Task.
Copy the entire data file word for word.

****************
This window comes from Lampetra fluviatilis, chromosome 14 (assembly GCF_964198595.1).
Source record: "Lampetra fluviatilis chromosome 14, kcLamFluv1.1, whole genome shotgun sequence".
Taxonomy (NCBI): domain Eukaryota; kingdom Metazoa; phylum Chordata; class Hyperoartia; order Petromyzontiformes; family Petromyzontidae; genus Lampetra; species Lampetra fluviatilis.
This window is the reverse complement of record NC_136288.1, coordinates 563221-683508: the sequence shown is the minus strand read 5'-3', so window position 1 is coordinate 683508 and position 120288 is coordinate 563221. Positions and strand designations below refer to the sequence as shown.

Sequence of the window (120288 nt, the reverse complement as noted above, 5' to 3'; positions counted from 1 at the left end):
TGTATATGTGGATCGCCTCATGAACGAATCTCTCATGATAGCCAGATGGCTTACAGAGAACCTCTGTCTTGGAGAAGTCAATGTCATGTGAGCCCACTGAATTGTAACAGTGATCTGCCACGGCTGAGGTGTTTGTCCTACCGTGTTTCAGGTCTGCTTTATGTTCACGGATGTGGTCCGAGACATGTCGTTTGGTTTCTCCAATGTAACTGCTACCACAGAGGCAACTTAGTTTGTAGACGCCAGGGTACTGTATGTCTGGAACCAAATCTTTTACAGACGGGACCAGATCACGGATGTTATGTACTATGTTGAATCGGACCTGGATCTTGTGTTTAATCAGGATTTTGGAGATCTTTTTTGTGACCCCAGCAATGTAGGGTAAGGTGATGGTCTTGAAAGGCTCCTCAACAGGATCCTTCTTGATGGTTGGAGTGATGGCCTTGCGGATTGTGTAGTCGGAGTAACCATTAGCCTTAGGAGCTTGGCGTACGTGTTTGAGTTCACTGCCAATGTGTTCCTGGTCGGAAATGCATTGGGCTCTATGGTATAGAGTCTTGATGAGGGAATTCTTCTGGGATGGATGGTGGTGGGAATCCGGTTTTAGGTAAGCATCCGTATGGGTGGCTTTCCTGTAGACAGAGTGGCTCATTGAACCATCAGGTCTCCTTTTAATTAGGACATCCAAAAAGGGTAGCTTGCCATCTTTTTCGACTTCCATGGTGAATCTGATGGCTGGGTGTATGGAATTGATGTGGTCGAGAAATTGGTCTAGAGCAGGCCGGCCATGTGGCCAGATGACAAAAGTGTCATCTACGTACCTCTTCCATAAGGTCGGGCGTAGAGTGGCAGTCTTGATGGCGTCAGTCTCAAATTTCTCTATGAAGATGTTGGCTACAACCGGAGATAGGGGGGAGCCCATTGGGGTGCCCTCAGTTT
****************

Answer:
This window comes from Lampetra fluviatilis, chromosome 14 (assembly GCF_964198595.1).
Source record: "Lampetra fluviatilis chromosome 14, kcLamFluv1.1, whole genome shotgun sequence".
Taxonomy (NCBI): domain Eukaryota; kingdom Metazoa; phylum Chordata; class Hyperoartia; order Petromyzontiformes; family Petromyzontidae; genus Lampetra; species Lampetra fluviatilis.
This window is the reverse complement of record NC_136288.1, coordinates 563221-683508: the sequence shown is the minus strand read 5'-3', so window position 1 is coordinate 683508 and position 120288 is coordinate 563221. Positions and strand designations below refer to the sequence as shown.

Sequence of the window (120288 nt, the reverse complement as noted above, 5' to 3'; positions counted from 1 at the left end):
TGTATATGTGGATCGCCTCATGAACGAATCTCTCATGATAGCCAGATGGCTTACAGAGAACCTCTGTCTTGGAGAAGTCAATGTCATGTGAGCCCACTGAATTGTAACAGTGATCTGCCACGGCTGAGGTGTTTGTCCTACCGTGTTTCAGGTCTGCTTTATGTTCACGGATGTGGTCCGAGACATGTCGTTTGGTTTCTCCAATGTAACTGCTACCACAGAGGCAACTTAGTTTGTAGACGCCAGGGTACTGTATGTCTGGAACCAAATCTTTTACAGACGGGACCAGATCACGGATGTTATGTACTATGTTGAATCGGACCTGGATCTTGTGTTTAATCAGGATTTTGGAGATCTTTTTTGTGACCCCAGCAATGTAGGGTAAGGTGATGGTCTTGAAAGGCTCCTCAACAGGATCCTTCTTGATGGTTGGAGTGATGGCCTTGCGGATTGTGTAGTCGGAGTAACCATTAGCCTTAGGAGCTTGGCGTACGTGTTTGAGTTCACTGCCAATGTGTTCCTGGTCGGAAATGCATTGGGCTCTATGGTATAGAGTCTTGATGAGGGAATTCTTCTGGGATGGATGGTGGTGGGAATCCGGTTTTAGGTAAGCATCCGTATGGGTGGCTTTCCTGTAGACAGAGTGGCTCATTGAACCATCAGGTCTCCTTTTAATTAGGACATCCAAAAAGGGTAGCTTGCCATCTTTTTCGACTTCCATGGTGAATCTGATGGCTGGGTGTATGGAATTGATGTGGTCGAGAAATTGGTCTAGAGCAGGCCGGCCATGTGGCCAGATGACAAAAGTGTCATCTACGTACCTCTTCCATAAGGTCGGGCGTAGAGTGGCAGTCTTGATGGCGTCAGTCTCAAATTTCTCTATGAAGATGTTGGCTACAACCGGAGATAGGGGGGAGCCCATTGGGGTGCCCTCAGTTT